The lyricism is possibly the most polarizing aspect about this album. As expected it’s all about Ronnie, although his lyrical topics have expanded from his previous efforts. Though they aren’t quite up to the standards set by himself in his previous days, there are still some memorable passages here. Whether they are remembered for comedy or for being serious completely depends on the song. The ego-driven side we’ve come to detest in his lyricism actually takes a well needed step back here with the exception of a few songs. Instead of acting out and playing the blame game, he poses questions about himself that he just can’t answer; this shows that he’s ready to start looking at himself with more sincerity.

    Why do I leave a trail of destruction in my path?

    ”I thought I had myself all figured out
    But I spent my whole life holding myself down
    And it seems to be that sort of thing I keep doing constantly
    Addicted to the pain I cause myself.”


    - Keep Holding On

    Where do I stand in terms of what I believe?

    “I wear my heart up on my sleeve so my soul's exposed.
    And I carry this disease, the weight of the holy ghost.
    God, can you hear me? God is missing.”


    - It’s Over When It’s Over

    Am I just like my mother who deserted us?

    ”I surrender,
    Curse my mother's soul.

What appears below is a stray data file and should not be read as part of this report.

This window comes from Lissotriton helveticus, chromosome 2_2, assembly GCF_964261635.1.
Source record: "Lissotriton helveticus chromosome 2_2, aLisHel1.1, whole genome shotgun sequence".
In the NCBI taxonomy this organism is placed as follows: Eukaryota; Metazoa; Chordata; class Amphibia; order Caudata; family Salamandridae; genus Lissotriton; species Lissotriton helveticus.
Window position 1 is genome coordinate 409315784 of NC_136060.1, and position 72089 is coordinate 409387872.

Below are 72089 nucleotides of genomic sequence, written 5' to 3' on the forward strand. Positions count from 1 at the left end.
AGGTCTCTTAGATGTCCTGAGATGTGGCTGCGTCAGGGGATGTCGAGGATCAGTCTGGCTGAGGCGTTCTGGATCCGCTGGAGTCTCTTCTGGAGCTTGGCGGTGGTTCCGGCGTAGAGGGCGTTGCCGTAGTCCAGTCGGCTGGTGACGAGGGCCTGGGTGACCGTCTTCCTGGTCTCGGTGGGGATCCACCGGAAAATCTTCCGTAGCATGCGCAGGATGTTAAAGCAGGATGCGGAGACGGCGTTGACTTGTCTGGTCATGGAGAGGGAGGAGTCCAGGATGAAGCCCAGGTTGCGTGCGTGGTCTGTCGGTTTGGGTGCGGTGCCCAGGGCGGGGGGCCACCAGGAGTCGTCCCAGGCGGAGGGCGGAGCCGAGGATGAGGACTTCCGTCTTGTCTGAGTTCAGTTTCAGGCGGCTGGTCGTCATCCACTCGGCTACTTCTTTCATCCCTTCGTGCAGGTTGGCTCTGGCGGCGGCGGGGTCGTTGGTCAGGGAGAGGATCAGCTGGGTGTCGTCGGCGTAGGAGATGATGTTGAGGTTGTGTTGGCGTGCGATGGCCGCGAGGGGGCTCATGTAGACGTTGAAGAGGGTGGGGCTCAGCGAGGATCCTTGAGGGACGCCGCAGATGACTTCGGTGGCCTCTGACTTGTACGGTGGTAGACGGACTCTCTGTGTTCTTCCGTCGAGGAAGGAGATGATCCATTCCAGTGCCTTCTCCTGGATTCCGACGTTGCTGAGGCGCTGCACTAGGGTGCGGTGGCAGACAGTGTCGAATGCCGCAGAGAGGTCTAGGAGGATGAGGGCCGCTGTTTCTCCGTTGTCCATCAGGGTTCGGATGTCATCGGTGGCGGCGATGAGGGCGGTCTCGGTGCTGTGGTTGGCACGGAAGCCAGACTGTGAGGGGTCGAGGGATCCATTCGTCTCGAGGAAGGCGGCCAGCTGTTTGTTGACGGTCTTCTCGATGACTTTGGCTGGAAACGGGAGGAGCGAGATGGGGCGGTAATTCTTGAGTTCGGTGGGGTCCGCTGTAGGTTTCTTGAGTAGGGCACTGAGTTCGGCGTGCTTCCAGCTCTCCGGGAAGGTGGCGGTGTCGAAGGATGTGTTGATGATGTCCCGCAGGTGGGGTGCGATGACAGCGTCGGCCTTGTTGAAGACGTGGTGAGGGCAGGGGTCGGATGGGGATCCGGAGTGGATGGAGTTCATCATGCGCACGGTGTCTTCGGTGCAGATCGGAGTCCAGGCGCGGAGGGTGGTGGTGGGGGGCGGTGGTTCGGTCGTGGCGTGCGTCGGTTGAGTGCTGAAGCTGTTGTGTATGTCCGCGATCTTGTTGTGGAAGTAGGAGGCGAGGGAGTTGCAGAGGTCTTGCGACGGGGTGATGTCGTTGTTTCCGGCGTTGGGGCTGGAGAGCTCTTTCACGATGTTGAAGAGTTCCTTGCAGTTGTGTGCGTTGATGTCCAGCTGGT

I still miss her,
    No matter where I go.
    It's time for me to pack my bags, I will always be alone.
    The only thing I've ever known, is a broken home.”


    - Drifter

    If he can finally get over himself, he could hone in on moments like these and create a fully consistent album lyrically; however before that happens, Ronnie has to finally face his fears and learn to forgive but never forget. There’s still some raw anger from his past left over in tracks like “Self-Destruct Personality”, but they’re majorly toned down from the previous album.

    The instrumentals are a whole different ball park and vary from song to song. The most common style on the album is upbeat synthesizer arrangements juxtaposed with catchy guitar, groovy bass lines and solid drum work; again it isn’t fully consistent. The most technical track on the album is “Born to Lead”, which draws influence from Dragonforce thanks to its fast guitar work; there’s even a nifty little bass solo before the lead kicks in. The name of the game is infectious guitar leads, and Jacky Vincent knows his way across the fret board. What comes as surprise is how competent and audible the bass player is. Post-Hardcore has an unfortunate reputation for lacking audible bass, and this album breaks that stereotype. The bass helps give multiple tracks identity, such as during the pre-chorus of “It’s Over When It’s Over.” The drums are well executed also, with some nice fills, well timed use of double bass and various other standout moments where it helps keep the pacing of the songs in check. The electronic work varies throughout the album, from the 8-bit samples of “Game Over” to the airy and bouncy synth work in “Bad Girls Club”, there’s always something different; albeit slightly generic in certain places.

    Falling in Reverse is still trying to find their signature sound and decided to throw everything on the table. Reactions on either end of the spectrum are all fully justified; when you get down to the construction of the music itself however, you’ll find that almost every song on here is well constructed with the exception of a few rogue musical choices (such as the triple breakdown barrage after the admittedly cool solo in "Born to Lead.”) Where Falling in Reverse will go next is anyone’s guess, but the best path now would be to find their comfort zone and stick with it.